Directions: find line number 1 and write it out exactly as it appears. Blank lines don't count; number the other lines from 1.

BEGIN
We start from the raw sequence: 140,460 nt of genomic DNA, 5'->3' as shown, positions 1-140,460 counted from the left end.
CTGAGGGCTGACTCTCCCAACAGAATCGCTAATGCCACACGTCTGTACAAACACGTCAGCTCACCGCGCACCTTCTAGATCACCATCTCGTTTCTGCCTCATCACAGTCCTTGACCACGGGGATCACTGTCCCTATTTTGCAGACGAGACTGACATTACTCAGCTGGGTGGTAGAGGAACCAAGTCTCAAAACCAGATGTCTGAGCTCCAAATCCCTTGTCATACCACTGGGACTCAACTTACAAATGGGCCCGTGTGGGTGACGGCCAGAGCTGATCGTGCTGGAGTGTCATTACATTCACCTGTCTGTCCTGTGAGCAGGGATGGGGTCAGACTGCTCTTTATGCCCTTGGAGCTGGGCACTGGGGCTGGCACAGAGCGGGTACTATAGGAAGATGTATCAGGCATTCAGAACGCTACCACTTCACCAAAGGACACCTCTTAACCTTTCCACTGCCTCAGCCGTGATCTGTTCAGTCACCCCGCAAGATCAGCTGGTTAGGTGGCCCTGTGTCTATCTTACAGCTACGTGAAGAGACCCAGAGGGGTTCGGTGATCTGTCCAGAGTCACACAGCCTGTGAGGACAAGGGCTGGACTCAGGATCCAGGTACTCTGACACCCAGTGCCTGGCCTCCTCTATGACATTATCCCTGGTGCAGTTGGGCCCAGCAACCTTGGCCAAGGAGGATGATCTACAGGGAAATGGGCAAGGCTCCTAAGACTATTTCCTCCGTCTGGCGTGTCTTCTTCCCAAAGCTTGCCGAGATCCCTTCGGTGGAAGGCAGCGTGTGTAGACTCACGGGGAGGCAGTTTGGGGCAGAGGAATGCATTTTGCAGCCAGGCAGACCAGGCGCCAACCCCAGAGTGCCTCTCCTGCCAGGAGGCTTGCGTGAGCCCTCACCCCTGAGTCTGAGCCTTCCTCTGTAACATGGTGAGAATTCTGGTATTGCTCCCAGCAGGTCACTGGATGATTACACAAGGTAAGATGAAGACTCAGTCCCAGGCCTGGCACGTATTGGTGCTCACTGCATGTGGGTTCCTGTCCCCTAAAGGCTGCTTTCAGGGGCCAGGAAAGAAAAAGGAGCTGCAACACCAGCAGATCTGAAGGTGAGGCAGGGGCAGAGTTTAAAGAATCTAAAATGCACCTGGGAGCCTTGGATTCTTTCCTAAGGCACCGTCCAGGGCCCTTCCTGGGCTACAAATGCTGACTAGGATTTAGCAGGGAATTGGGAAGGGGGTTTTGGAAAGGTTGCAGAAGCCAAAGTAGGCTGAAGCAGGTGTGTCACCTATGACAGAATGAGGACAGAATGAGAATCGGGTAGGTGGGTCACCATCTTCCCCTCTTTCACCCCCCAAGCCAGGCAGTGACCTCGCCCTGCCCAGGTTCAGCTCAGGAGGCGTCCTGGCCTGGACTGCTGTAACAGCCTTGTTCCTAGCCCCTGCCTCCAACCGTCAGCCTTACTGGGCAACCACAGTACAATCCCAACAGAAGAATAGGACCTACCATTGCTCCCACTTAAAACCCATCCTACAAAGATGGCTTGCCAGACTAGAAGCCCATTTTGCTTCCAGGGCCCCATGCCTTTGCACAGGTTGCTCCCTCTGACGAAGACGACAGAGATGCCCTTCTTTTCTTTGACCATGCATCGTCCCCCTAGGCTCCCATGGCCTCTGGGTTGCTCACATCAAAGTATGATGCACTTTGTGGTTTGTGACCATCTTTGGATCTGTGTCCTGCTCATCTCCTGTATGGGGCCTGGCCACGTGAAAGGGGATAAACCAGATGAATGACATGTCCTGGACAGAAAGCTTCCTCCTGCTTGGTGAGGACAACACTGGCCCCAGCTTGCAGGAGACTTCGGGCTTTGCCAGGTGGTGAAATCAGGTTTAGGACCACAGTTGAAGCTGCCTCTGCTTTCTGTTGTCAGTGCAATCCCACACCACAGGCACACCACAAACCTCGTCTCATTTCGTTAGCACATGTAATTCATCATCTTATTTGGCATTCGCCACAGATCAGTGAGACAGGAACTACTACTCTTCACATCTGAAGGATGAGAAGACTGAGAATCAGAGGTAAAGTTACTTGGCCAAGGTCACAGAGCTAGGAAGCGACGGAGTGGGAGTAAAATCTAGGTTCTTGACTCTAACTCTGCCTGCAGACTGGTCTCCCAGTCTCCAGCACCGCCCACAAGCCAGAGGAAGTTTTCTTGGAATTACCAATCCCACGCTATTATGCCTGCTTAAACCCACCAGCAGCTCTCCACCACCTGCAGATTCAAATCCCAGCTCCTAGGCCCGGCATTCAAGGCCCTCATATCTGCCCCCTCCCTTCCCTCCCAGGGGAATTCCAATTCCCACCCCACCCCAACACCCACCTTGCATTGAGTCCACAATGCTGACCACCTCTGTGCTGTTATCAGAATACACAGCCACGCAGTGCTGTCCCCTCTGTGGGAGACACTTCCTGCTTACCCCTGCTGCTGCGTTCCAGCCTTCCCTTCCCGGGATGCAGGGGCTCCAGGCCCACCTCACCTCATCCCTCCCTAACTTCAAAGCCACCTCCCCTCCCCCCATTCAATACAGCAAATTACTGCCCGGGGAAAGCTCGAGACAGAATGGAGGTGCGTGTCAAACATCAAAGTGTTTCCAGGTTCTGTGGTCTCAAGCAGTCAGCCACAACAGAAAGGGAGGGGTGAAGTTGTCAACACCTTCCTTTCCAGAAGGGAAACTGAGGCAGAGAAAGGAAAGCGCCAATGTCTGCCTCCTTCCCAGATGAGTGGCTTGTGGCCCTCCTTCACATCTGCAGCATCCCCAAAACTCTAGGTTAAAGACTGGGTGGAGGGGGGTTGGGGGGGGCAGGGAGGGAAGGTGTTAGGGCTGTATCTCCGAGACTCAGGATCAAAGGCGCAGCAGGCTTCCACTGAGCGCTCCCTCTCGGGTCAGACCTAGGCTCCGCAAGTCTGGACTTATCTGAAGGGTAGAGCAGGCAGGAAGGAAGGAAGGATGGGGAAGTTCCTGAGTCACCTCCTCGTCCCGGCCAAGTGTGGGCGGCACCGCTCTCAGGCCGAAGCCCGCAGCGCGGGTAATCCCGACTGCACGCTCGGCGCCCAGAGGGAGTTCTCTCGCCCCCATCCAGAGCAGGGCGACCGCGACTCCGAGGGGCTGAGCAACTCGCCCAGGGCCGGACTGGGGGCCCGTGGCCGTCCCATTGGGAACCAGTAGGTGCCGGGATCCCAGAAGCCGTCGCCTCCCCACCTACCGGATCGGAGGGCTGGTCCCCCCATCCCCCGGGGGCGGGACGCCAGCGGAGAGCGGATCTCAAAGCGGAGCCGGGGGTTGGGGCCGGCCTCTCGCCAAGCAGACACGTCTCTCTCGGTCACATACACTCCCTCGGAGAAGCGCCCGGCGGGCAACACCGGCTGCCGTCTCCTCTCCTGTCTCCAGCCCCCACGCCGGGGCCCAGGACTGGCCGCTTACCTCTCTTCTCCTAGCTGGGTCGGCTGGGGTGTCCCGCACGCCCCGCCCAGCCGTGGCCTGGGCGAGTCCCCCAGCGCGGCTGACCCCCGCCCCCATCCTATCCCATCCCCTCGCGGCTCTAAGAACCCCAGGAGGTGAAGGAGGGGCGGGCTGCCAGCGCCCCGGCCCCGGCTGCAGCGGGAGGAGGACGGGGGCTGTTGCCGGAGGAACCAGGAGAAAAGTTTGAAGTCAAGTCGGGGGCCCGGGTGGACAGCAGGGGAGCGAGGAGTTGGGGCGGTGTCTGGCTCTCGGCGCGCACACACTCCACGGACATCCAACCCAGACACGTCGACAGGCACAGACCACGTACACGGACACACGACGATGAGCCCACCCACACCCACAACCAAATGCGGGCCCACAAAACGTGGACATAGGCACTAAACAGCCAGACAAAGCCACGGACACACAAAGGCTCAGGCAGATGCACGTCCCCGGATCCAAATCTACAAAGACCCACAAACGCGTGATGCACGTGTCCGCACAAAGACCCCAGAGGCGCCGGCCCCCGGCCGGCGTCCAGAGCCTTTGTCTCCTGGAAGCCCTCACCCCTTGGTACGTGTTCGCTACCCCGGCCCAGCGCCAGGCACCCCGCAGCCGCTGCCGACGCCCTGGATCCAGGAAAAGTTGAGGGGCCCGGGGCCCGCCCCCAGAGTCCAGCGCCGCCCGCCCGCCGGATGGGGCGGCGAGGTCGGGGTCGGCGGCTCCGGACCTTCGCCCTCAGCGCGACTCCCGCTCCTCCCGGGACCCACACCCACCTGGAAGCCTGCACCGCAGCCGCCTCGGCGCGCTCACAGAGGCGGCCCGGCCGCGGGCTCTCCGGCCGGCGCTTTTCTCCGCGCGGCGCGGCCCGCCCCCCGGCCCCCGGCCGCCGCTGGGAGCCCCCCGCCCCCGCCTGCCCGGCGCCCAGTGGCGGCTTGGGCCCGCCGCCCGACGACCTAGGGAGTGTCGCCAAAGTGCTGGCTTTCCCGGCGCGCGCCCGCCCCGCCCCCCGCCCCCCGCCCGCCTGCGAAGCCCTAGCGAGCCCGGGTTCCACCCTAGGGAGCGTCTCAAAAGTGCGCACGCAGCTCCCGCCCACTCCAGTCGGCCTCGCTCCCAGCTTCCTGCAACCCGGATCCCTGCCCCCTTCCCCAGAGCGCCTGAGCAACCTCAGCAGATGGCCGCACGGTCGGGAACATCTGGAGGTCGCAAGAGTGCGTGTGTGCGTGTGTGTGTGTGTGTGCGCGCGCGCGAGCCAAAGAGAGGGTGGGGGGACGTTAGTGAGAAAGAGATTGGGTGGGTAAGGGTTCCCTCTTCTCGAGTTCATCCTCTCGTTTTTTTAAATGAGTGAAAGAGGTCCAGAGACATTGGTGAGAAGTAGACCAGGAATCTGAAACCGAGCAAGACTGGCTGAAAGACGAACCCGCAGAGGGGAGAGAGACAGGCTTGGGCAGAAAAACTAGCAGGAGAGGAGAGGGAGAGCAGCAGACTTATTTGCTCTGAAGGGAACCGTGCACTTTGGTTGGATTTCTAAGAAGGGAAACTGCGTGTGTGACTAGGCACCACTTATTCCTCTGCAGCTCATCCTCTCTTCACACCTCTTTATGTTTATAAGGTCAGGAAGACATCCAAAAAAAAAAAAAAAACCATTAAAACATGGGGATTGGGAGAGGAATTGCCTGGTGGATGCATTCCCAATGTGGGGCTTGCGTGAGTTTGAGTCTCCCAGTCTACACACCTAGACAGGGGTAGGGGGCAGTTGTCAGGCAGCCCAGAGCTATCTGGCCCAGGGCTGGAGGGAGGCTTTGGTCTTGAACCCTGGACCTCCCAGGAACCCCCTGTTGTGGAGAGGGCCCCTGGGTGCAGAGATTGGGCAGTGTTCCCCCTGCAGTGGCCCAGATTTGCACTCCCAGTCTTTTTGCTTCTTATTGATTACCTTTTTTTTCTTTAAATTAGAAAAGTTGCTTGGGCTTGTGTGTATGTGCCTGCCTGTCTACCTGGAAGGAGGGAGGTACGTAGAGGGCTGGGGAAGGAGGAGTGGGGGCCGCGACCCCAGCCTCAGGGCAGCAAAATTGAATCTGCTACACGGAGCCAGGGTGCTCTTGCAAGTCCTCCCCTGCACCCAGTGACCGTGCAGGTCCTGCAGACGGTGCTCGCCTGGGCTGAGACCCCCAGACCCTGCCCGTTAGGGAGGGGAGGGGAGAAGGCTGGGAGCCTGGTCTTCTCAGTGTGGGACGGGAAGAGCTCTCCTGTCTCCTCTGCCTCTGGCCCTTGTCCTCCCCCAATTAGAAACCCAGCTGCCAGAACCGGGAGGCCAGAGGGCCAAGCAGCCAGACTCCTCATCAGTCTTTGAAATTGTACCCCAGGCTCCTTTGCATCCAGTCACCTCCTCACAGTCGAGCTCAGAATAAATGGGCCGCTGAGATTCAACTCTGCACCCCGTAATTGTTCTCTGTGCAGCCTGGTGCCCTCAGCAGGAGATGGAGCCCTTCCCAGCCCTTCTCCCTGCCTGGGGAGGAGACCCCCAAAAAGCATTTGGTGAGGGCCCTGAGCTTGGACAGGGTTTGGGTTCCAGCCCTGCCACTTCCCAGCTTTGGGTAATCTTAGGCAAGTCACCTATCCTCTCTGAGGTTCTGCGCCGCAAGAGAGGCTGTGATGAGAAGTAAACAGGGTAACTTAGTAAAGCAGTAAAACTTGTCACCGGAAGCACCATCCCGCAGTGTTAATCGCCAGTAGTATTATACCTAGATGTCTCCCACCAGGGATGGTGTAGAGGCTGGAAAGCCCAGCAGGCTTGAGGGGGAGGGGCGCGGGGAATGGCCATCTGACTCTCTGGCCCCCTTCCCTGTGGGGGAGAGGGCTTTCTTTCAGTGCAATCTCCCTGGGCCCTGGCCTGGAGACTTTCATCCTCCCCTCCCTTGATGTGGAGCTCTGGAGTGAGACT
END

We start from the raw sequence: 140,460 nt of genomic DNA, 5'->3' as shown, positions 1-140,460 counted from the left end.